4 Stress-Busting Means Of Engaging Your Creativity

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4 Stress-Busting Means Of Engaging Your Creativity

To open this post, we need not speak about the difficulties of the last year, and just how life has changed. It’s a well-worn topic. However, it’s very true that the importance of self-care and the willingness to keep ourselves in check (and to check up on others) has never been so important. As such, figuring out a few methods for achieving exactly that is certainly worth our time. One method that is rarely spoken of when it comes to self care is that of practicing creativity.

Why is this? Well, sometimes, creativity can feel like work or practice. It’s not as if playing a piano is something we can all sit down and just learn by ear, it takes hard work and practice to get good before you can begin really flexing your creativity. The last thing you want to assign to someone having a stressful time is more work.

Or is that the case? Does creativity have to feel like work or could it feel like play? Perhaps it could be both. After all, most runners are all too familiar with the feeling we get when starting a run (feeling groggy, tired, irritable) and then how fun it gets once the endorphins are flowing and we feel like we could keep going for hours. Creativity can function in that way. It can also help us feel confident, relaxed, energized, inspired, productive, useful, and able to express ourselves. That has to be worth something quite important, to the point where we would totally recommend keeping on top of those considerations from now into the long term.

Let’s see what creative ambitions can fit within this worthwhile category:

Journaling:

People rarely feel that journaling is a creative hobby, but it truly is. Putting your thoughts, ideas, impressions, beliefs, or experiences down into written form can be very cathartic. Journaling can not only help you expel your ideas more readily, but it helps you understand exactly what you were thinking and why. This is doubled when you return to that which you’ve written and see just where you were at the time, and how you’ve grown. Giving yourself this kind of insight is not only a great practice for your mental health, but it can help you learn a new skill. Writing isn’t easy and it takes plenty of practice to get good at. A journal is a fantastic place to become more literate. It can also serve our next task:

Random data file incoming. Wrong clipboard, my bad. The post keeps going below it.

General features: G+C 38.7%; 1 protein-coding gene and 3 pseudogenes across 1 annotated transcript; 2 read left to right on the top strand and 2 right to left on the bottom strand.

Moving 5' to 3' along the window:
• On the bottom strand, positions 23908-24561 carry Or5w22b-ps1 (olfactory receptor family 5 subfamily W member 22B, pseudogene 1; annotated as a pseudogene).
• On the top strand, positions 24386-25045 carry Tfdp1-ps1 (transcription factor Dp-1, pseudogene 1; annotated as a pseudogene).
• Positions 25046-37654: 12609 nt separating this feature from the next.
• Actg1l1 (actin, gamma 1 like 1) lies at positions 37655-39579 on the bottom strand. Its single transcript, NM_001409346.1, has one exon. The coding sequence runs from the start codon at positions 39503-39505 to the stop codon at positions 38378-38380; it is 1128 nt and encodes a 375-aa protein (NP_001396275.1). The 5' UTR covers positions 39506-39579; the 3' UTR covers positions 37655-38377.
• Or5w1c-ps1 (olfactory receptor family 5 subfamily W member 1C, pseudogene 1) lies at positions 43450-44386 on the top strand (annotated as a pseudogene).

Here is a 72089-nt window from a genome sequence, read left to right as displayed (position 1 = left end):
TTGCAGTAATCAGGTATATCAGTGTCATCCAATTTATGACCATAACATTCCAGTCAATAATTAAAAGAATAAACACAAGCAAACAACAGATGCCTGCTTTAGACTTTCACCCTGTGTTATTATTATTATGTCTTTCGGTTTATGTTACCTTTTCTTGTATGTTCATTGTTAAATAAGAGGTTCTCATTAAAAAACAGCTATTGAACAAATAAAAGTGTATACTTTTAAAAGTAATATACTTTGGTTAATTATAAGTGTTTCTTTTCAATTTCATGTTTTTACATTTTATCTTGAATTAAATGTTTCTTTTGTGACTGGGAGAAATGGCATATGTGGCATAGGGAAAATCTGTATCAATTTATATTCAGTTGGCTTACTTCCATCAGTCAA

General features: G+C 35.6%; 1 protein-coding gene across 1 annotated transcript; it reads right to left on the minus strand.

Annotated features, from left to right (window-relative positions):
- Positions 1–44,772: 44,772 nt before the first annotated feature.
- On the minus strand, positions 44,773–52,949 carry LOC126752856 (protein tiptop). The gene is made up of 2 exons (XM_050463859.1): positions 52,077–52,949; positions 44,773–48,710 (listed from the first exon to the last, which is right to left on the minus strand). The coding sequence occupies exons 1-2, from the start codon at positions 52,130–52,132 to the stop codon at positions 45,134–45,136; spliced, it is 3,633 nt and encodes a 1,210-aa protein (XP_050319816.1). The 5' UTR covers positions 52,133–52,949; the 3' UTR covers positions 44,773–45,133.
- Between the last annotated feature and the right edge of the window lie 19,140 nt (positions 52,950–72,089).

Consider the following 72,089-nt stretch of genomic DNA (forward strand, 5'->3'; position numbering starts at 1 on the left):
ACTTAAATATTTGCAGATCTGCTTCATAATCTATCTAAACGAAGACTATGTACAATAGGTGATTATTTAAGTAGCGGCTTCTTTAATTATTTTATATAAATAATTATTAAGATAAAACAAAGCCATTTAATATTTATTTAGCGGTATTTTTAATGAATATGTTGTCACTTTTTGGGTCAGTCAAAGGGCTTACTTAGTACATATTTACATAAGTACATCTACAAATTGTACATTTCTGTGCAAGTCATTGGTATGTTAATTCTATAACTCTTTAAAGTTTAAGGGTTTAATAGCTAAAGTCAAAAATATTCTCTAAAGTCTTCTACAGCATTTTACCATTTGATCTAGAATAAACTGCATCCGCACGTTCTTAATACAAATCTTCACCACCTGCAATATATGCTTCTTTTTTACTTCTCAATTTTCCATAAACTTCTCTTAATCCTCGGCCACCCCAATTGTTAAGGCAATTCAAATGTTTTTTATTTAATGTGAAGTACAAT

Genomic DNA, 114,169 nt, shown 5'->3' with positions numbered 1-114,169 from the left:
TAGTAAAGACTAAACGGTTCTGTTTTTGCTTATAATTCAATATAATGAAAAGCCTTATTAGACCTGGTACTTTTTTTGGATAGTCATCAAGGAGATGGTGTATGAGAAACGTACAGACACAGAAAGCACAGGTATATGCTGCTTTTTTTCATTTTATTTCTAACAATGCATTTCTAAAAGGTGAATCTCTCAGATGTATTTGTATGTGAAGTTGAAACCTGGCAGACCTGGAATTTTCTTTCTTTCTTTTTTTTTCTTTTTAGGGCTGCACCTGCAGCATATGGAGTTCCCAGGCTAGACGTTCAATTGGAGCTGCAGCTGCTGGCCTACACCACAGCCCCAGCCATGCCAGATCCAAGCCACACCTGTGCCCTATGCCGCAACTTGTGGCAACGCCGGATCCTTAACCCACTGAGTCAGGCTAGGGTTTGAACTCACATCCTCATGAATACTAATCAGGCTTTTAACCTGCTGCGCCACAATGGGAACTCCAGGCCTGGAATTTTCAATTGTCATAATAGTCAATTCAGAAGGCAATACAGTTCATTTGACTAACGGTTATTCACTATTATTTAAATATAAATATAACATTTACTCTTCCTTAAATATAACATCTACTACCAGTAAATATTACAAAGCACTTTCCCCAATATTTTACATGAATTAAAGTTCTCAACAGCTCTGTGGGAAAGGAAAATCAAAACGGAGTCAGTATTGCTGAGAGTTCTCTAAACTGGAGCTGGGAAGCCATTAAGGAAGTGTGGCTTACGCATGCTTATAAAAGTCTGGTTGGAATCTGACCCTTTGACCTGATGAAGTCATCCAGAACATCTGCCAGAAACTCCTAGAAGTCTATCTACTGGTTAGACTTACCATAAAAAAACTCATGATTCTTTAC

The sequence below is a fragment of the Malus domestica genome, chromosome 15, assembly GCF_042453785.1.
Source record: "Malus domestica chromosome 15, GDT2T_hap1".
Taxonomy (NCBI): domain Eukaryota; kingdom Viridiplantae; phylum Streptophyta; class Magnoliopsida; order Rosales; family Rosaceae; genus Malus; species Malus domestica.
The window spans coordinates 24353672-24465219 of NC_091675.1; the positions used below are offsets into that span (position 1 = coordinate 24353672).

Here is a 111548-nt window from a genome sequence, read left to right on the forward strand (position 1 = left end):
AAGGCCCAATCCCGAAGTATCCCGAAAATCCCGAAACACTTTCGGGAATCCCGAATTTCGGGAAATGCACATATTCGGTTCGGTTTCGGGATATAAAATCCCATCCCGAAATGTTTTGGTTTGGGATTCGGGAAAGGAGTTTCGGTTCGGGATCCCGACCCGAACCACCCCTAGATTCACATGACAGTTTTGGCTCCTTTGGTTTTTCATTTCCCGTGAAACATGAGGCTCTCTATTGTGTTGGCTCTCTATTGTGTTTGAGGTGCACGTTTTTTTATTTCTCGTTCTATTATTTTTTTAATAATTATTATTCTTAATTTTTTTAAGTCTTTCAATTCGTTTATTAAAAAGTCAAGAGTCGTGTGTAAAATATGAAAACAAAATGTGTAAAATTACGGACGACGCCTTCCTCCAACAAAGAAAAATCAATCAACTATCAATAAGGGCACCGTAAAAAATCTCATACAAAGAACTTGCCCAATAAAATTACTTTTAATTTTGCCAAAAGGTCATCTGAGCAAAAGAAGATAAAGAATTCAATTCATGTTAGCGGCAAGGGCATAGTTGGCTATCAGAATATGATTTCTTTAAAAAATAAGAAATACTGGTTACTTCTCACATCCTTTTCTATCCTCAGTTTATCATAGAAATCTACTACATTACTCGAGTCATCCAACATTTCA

Creative Writing:

People often think that creative writing needs to be strictly within a category. Either you’re writing poetry, a short story, a novel, or a travel log. That’s not true, of course. Writing is whatever you’d like it to be. Some of the best writing we have is when authors have the courage to break the rules, like the novel Finnegan’s Wake by James Joyce, filled with difficult-to-decipher language that is both strange and very curated, almost poetic.

Creative writing helps us focus on our thoughts and what impressions we may wish to grant an audience, but it also helps us present a story line, write our thoughts for people to read, or perhaps veil our artistic insights in poetry or songwriting. Creative writing, like journaling, can be quite cathartic except the rules are much more open and freeing, giving you a sense of potential in every word you jot down. Why not try and write a page long stream of consciousness this week? It might inspire you to further expand your creativity.

Arts & Crafts:

Of course, many people prefer feeling like they have something tangible to offer, and arts and crafts can help us focus on actually making something rather than endlessly reflecting. That can be great to keep us focused and somewhat distracted, rather than ruminating on the tough times we’re going through.

For instance, you might find that putting together a wonderful mandala kit helps you create a beautiful decoration that you take pride in every time you see it. Arts and crafts can also serve a real purpose. You might use your seamstress skills to fix up some of your old clothes or reupholster your furniture by giving it a lick of paint and a varnish. Maybe you’ll just reclaim some wood and use a chisel and hammer to try your hand at amateur sculpture in your garage. Having a project like this on the go can feel very rewarding, as over time it takes form and you see your plans come to actual life.

Painting:

If you’re looking for some inspiration, there’s a special Twitch channel playing Bob Ross episodes 24/7, showcasing how even amateurs can enjoy painting and get something from it if they try. Why not gather some paints and give it a shot? You could mess around with watercolors and have fun with your teenage child. You might decide to do a self-portrait, something fun and whimsical or perhaps as realistic as you can try to make it. You can also experiment with the surfaces you paint on if you like, such as painting a beautiful family mural in your kitchen or corridor wall with images of your loved ones.

Don’t discount painting just because you may not have had time to enjoy it before. The process can be highly rewarding if you give it time, piece by piece, with a little verve and care.

With this advice, we hope you can more easily see the benefit in trying a new creative passion, even if you’ve never touched that process before. These suggested activities are cheap, fun, and can sustain you during difficult times. Best of luck!

Featured Image By: Pexels

One response »

  1. Pingback: 4 Stress-Busting Means Of Engaging Your Creativity – The Beautiful Boss Magazine

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